The British government has dropped a plan to publish lists of firms' foreign staff, a minister said on Sunday following widespread criticism of the plan.
"This is not data that will be published. There will be absolutely no naming and shaming," Education Secretary Justine Greening told broadcaster ITV.
"This is about informing policy so that we understand which areas and parts of the country there are skills shortages, evidenced by the fact that employers are not taking local workers as much as they might do. It then enables us really to tailor policy in those areas so we can respond to that," Greening said.
Amid pressure for the government to limit immigration following Britain's vote for Brexit, Home Secretary Amber Rudd announced the plan to publish the lists during a speech last week at the annual conference of the ruling Conservatives.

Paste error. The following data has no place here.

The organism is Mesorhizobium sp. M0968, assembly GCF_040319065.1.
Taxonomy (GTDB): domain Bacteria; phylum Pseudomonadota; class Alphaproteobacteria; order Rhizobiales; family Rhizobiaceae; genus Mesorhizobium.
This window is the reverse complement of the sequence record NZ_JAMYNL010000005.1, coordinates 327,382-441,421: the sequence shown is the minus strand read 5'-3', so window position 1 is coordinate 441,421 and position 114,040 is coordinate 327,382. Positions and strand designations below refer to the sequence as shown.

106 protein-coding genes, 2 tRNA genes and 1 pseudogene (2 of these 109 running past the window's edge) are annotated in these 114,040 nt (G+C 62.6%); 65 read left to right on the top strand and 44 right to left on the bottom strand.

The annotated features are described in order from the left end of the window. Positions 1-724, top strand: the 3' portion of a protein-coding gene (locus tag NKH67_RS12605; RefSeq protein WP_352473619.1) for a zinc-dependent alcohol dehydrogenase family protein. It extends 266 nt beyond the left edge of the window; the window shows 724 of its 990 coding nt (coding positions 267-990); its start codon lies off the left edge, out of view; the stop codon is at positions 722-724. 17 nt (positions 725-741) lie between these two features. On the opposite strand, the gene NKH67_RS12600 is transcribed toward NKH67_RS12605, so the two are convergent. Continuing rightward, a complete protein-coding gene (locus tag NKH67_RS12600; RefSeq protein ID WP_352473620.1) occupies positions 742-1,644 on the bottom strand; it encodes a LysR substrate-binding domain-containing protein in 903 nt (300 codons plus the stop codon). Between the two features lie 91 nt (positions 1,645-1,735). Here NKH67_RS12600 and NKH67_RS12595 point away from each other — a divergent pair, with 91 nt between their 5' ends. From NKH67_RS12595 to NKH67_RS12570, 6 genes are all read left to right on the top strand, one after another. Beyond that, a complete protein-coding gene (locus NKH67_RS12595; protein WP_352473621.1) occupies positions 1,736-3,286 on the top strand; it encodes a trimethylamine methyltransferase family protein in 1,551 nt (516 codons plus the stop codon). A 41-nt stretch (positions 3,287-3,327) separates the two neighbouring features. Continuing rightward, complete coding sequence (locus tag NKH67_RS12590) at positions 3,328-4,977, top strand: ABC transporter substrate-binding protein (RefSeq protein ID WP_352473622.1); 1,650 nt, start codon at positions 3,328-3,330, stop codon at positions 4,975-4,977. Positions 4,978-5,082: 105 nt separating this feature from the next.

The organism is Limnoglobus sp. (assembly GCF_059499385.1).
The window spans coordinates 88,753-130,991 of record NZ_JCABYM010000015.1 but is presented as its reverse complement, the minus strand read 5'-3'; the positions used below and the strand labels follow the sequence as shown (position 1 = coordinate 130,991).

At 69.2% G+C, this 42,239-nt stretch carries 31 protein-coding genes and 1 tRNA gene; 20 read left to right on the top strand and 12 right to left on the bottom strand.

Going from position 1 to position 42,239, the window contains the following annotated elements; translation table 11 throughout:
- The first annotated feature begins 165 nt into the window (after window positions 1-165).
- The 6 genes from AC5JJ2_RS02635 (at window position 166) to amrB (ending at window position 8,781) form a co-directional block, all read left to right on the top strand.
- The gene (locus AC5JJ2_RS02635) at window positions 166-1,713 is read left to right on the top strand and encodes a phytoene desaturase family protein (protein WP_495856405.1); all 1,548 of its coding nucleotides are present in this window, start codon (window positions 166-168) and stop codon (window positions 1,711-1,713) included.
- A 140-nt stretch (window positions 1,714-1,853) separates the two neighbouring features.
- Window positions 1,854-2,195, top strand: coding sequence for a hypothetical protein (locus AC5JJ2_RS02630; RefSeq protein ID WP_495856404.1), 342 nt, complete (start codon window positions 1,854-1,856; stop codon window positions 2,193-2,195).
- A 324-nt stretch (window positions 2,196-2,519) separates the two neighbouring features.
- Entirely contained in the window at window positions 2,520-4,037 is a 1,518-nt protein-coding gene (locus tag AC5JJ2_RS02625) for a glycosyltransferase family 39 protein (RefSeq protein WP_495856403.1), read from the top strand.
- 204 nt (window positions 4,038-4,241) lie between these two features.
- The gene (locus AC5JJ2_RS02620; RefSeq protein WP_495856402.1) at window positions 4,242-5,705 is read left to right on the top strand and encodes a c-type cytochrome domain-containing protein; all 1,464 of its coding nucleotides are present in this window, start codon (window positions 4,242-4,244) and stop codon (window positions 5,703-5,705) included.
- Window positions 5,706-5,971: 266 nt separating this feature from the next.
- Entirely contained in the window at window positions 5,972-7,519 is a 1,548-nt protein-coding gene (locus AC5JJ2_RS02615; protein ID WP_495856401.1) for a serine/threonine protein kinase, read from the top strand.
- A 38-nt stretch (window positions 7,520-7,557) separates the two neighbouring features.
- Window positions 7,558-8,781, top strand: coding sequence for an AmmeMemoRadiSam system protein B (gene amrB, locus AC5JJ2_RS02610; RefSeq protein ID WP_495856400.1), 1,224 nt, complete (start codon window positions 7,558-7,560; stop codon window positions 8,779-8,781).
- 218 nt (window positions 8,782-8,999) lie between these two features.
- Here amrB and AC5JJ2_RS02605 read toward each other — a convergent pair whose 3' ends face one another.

But opposition politicians, human rights groups and business groups all criticized the plan.
"We understand public concern and why it's important to control immigration, but the government should be working in close partnership with business to create a system that works, rather than layering on more bureaucracy at a time where the country needs to be open for business," said Josh Hardie, deputy director-general of the Confederation of British Industry.
Hardie said it was "time to be clear about the value of migration to the UK, as well as its challenges."
"Businesses will not welcome further restrictions on high skilled migration from key trading partners around the world," he said.